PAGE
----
Update: The card went to auction again, but the seller did not get paid a second time. He decided to do it as a BIN on eBay, and the card sold for $7,500 and was paid for this time.
By Susan Lulgjuraj | Beckett Football Editor | Commentary
Whenever you open a pack of cards, how many times do you wish to pull the big one – the mega item that could solve all of your financial woes?
We’ve all done it from time to time, slowing peeking at a potential hit card to see if it’s the pull everyone wants.
Recently, Wisconsin collector Derek Reiter got that card. He pulled an autographed 2012 Contenders Championship Ticket of Andrew Luck, a 1-of-1, probably the top card in the product.
Reiter listed the card on eBay and in just a couple of days the price had shot to five figures. By the time the auction was over, the card sold for $42,300 on Feb. 20.
But that word “sold” is a funny one. An auction ends, but money doesn’t actually change hands just yet. So many things could go wrong with buyers who are not prepared to actually buy.
That’s what happened in this case.
Reiter didn’t get paid. He was told by the top bidder “his kids bid on it.”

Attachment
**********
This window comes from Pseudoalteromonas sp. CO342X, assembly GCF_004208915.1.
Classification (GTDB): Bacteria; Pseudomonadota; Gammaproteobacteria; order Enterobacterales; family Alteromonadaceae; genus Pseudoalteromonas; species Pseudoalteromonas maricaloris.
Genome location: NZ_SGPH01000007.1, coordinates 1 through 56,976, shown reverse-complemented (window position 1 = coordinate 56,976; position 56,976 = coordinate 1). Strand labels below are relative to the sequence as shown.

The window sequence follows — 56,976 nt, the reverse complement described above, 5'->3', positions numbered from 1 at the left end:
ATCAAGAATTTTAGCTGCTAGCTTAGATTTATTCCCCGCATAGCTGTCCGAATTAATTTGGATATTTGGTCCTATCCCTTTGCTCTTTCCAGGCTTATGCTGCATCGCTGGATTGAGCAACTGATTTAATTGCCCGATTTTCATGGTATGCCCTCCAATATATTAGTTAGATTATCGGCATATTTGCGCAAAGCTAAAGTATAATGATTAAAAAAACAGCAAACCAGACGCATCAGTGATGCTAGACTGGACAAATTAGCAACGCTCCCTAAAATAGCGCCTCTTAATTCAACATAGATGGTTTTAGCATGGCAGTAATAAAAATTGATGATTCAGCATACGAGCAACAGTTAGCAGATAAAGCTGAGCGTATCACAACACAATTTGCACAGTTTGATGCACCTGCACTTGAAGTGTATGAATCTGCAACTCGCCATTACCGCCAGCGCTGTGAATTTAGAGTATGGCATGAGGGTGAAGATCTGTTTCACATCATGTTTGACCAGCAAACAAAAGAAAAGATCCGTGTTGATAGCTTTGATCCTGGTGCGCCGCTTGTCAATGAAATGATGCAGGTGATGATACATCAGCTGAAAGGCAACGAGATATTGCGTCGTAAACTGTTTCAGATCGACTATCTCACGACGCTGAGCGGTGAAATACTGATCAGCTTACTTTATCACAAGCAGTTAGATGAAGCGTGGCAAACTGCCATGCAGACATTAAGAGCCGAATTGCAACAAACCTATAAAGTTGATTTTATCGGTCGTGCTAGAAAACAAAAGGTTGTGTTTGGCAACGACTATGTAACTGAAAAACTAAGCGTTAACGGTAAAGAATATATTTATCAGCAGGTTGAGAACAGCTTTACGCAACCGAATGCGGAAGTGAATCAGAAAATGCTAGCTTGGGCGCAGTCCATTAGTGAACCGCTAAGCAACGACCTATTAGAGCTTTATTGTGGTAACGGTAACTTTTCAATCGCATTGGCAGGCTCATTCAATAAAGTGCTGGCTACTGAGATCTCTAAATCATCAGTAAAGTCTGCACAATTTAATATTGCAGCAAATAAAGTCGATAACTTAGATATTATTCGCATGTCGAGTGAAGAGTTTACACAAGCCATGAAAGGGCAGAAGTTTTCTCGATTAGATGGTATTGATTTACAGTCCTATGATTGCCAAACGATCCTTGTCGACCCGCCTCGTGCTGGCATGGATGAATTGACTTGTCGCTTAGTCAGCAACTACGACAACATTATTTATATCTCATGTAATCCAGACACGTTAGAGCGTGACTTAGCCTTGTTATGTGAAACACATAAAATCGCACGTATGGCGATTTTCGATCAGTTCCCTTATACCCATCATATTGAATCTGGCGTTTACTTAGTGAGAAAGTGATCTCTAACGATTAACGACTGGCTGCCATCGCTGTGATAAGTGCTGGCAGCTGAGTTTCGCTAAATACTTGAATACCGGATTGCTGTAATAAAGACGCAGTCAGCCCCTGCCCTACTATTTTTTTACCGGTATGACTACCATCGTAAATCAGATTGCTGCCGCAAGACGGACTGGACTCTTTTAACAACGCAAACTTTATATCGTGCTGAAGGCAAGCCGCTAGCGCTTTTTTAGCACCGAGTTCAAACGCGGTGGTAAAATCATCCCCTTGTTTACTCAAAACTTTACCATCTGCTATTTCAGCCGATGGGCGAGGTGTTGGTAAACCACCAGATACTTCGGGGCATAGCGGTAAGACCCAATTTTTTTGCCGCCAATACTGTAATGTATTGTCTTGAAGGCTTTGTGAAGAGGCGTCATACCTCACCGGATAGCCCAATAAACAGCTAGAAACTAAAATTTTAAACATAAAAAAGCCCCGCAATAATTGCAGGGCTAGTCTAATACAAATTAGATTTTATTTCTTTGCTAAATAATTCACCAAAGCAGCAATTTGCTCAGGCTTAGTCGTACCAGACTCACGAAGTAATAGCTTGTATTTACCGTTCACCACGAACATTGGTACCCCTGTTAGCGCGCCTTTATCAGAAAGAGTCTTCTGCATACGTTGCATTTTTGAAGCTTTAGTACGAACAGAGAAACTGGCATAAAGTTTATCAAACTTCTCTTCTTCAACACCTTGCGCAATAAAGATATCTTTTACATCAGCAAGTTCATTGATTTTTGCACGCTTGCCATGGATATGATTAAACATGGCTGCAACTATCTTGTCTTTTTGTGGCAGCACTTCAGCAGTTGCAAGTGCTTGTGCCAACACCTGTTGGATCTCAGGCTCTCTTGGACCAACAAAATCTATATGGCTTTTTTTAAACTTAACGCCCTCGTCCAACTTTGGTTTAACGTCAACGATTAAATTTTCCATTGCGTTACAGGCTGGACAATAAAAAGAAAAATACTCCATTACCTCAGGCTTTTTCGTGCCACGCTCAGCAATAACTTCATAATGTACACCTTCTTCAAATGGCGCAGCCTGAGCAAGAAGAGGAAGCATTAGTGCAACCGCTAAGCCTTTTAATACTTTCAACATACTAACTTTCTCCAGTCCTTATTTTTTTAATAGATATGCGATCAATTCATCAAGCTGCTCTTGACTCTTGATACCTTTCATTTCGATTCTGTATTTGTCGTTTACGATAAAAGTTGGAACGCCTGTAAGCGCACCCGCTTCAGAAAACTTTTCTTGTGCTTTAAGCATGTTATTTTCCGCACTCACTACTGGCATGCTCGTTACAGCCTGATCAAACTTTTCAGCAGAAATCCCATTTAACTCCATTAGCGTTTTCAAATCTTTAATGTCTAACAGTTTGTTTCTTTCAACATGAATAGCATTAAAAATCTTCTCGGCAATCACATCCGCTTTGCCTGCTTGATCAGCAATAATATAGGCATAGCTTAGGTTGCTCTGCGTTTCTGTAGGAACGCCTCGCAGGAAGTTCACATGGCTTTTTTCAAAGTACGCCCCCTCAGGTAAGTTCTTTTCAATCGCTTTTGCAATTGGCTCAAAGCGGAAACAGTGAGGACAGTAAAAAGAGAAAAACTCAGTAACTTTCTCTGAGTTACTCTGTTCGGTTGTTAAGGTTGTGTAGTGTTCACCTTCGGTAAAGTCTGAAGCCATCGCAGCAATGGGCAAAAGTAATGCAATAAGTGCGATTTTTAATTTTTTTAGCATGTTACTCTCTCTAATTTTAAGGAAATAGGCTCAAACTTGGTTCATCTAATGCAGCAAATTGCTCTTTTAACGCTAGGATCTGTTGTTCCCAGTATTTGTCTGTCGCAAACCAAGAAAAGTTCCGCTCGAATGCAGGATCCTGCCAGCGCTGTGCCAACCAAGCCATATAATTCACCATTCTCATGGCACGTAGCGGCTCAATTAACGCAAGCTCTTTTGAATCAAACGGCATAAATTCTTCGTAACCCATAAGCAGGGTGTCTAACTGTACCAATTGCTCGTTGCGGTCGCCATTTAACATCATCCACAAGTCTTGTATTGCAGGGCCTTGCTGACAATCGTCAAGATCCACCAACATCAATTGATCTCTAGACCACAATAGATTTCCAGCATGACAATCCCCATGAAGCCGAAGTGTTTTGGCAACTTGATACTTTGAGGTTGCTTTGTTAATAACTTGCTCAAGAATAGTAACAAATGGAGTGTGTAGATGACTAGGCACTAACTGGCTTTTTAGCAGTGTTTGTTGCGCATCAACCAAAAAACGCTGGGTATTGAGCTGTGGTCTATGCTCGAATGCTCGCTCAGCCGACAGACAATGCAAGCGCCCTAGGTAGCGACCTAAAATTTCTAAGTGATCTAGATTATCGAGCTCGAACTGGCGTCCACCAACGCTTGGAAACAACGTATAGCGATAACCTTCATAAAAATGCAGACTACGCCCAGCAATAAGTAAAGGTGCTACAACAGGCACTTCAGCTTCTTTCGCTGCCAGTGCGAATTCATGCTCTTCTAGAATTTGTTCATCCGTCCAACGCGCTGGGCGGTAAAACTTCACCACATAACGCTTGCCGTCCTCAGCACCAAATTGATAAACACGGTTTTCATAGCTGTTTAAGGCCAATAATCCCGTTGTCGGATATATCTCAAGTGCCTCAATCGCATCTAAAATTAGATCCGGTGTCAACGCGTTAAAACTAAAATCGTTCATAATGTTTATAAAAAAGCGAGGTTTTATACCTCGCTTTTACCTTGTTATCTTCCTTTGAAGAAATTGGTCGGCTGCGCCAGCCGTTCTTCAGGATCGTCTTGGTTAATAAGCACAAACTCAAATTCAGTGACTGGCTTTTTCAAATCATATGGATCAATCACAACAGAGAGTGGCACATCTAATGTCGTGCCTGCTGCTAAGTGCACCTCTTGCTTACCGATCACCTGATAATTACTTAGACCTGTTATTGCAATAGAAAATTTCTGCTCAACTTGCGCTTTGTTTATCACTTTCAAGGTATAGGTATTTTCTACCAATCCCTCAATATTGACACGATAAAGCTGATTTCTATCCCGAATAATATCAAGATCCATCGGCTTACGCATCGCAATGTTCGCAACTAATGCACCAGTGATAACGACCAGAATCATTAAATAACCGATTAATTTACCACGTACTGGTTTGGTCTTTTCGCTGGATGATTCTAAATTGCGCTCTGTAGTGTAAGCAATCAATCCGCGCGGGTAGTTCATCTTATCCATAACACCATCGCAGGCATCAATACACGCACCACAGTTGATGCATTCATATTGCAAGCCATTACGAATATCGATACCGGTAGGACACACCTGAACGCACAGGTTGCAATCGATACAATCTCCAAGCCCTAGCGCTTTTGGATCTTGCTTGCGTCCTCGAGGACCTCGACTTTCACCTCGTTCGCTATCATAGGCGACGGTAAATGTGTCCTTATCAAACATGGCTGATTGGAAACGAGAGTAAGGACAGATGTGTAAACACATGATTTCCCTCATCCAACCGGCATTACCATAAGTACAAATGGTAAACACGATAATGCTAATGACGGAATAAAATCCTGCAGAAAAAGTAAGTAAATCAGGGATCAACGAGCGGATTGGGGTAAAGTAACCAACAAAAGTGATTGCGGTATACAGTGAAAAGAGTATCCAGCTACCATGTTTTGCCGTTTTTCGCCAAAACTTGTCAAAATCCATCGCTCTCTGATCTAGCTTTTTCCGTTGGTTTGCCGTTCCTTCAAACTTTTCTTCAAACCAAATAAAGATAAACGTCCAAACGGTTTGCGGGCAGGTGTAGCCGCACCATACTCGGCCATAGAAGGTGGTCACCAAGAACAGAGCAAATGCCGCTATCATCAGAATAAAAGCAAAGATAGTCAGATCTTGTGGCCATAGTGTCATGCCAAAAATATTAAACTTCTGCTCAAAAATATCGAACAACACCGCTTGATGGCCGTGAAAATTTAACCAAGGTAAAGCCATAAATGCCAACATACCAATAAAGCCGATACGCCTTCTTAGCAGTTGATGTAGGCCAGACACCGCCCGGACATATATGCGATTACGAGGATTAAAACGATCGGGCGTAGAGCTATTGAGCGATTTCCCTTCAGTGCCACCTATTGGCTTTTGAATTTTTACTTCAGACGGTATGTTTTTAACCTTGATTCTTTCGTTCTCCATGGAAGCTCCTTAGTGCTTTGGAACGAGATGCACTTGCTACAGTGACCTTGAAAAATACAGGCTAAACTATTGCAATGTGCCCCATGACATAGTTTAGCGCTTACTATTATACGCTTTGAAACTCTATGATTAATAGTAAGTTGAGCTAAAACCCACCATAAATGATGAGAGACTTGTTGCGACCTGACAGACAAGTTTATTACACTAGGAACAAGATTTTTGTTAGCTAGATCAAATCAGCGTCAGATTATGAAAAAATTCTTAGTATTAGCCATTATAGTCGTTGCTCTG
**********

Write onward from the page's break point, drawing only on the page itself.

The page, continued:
As Reiter put it: “I didn’t think a $40,000 joke was appropriate.”
Getting that big card is something a lot of collectors hope to happen, but once it’s pulled comes many decision and potential issues. First, you have to decide if you want to sell the card. Once you choose to part with it, you have to figure out how to do it.
Plenty of people put it on eBay, but is that really the best choice?
Many high-profile auctions have resulted in exactly the same outcome as Reiter’s Luck auction: no sale.
During last year’s Linsanity craze, a 2010-11 Panini National Treasures Century Materials Prime Signatures numbered 17/25 (Jeremy Lin’s jersey number), graded BGS 9.5 sold for $21,580. But seller Yair Rozmaryn never got paid.
“I had a bad feeling soon after the auction ended,” Rozmaryn said in a recent interview with Beckett. “About an hour passed, and the bidder still hadn’t contacted me. Eventually they claimed that their son had logged on at the last minute and placed the winning bid.
“I didn’t believe it, but what can you do? It definitely left a sour taste in my mouth.”
Rozmaryn relisted the card, but by the close of the second auction Lin’s popularity had crested. The card ended up selling for about $4,000, more than $17,000 less than his initial sale price.
Rozmaryn wishes eBay would establish some sort of pre-approval system for high-profile and high-end bidding, giving sellers piece of mind – and hopefully the fully realized price for their biggest hits.
And people say “kids” don’t collect cards anymore!
Dan Good contributed to this report.